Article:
Arithmetic Reasoning Flash Card Set 698556

Cards 10
Topics Adding & Subtracting Radicals, Averages, Defining Exponents, Defining Radicals, Distributive Property - Multiplication, Factorials, Greatest Common Factor, PEMDAS, Prime Number, Simplifying Radicals

Study Guide

Adding & Subtracting Radicals

To add or subtract radicals, the degree and radicand must be the same. For example, \(2\sqrt{3} + 3\sqrt{3} = 5\sqrt{3}\) but \(2\sqrt{2} + 2\sqrt{3}\) cannot be added because they have different radicands.


The average (or mean) of a group of terms is the sum of the terms divided by the number of terms. Average = \({a_1 + a_2 + ... + a_n \over n}\)

Defining Exponents

An exponent (cbe) consists of coefficient (c) and a base (b) raised to a power (e). The exponent indicates the number of times that the base is multiplied by itself. A base with an exponent of 1 equals the base (b1 = b) and a base with an exponent of 0 equals 1 ( (b0 = 1).

Defining Radicals

Radicals (or roots) are the opposite operation of applying exponents. With exponents, you're multiplying a base by itself some number of times while with roots you're dividing the base by itself some number of times. A radical term looks like \(\sqrt[d]{r}\) and consists of a radicand (r) and a degree (d). The degree is the number of times the radicand is divided by itself. If no degree is specified, the degree defaults to 2 (a square root).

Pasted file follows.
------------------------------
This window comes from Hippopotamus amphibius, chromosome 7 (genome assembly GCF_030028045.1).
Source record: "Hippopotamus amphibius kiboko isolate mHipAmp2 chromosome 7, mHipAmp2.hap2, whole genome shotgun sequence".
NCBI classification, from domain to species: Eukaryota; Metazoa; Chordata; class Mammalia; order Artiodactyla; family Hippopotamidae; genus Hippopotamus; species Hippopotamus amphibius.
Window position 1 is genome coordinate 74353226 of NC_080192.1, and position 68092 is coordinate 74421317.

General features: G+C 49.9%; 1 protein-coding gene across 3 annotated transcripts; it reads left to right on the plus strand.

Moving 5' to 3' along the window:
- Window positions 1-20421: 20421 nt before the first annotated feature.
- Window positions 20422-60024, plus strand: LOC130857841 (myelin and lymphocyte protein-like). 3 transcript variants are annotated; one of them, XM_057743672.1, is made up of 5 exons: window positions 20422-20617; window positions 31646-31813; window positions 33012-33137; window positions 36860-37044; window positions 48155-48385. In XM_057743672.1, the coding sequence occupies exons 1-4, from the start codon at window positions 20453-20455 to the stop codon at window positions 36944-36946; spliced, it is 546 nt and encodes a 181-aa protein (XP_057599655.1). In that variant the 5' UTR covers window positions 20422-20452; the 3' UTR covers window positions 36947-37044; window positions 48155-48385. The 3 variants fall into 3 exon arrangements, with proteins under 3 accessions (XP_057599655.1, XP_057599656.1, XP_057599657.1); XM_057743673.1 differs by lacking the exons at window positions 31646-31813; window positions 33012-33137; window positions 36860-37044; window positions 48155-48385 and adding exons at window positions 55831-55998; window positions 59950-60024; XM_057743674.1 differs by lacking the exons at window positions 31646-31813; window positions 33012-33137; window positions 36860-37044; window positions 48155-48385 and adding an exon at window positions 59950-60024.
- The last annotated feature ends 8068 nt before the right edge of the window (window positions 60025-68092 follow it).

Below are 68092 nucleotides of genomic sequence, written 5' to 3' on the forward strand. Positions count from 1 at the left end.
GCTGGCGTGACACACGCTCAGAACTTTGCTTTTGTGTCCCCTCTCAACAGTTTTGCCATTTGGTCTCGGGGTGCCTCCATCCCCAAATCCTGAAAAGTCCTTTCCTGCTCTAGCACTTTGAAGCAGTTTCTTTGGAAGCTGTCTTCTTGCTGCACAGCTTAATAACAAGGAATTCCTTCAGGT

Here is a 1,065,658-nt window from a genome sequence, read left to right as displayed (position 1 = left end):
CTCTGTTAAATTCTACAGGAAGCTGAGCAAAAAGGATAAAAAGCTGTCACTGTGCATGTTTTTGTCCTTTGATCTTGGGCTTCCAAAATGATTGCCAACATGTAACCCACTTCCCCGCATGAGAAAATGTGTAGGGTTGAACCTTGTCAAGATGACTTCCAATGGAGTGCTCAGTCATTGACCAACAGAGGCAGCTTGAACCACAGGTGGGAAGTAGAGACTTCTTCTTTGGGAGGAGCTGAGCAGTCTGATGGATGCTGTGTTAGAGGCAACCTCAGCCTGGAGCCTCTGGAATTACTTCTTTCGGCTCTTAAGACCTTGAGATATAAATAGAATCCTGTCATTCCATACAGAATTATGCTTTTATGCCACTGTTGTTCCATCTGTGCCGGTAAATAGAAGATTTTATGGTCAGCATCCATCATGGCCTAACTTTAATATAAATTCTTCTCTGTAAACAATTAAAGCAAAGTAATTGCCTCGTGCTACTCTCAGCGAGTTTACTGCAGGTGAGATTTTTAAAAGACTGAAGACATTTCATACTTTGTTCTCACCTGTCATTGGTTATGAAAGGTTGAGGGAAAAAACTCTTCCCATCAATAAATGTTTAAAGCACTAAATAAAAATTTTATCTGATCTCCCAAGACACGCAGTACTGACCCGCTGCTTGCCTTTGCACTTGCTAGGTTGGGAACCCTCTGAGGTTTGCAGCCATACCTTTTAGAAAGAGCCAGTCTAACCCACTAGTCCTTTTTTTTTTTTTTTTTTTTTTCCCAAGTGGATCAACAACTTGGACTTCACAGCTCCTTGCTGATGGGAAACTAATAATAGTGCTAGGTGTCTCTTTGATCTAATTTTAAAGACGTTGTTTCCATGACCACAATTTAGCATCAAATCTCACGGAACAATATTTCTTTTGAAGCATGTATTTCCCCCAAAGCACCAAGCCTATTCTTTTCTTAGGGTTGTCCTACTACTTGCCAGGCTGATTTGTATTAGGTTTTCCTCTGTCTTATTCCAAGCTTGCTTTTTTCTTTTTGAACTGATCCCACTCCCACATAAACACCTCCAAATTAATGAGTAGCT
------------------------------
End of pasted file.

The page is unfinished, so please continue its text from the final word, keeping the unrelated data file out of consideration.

Distributive Property - Multiplication

The distributive property for multiplication helps in solving expressions like a(b + c). It specifies that the result of multiplying one number by the sum or difference of two numbers can be obtained by multiplying each number individually and then totaling the results: a(b + c) = ab + ac. For example, 4(10-5) = (4 x 10) - (4 x 5) = 40 - 20 = 20.


A factorial has the form n! and is the product of the integer (n) and all the positive integers below it. For example, 5! = 5 x 4 x 3 x 2 x 1 = 120.

Greatest Common Factor

The greatest common factor (GCF) is the greatest factor that divides two integers.


Arithmetic operations must be performed in the following specific order:

  1. Parentheses
  2. Exponents
  3. Multiplication and Division (from L to R)
  4. Addition and Subtraction (from L to R)

The acronym PEMDAS can help remind you of the order.

Prime Number

A prime number is an integer greater than 1 that has no factors other than 1 and itself. Examples of prime numbers include 2, 3, 5, 7, and 11.

Simplifying Radicals

The radicand of a simplified radical has no perfect square factors. A perfect square is the product of a number multiplied by itself (squared). To simplify a radical, factor out the perfect squares by recognizing that \(\sqrt{a^2} = a\). For example, \(\sqrt{64} = \sqrt{16 \times 4} = \sqrt{4^2 \times 2^2} = 4 \times 2 = 8\).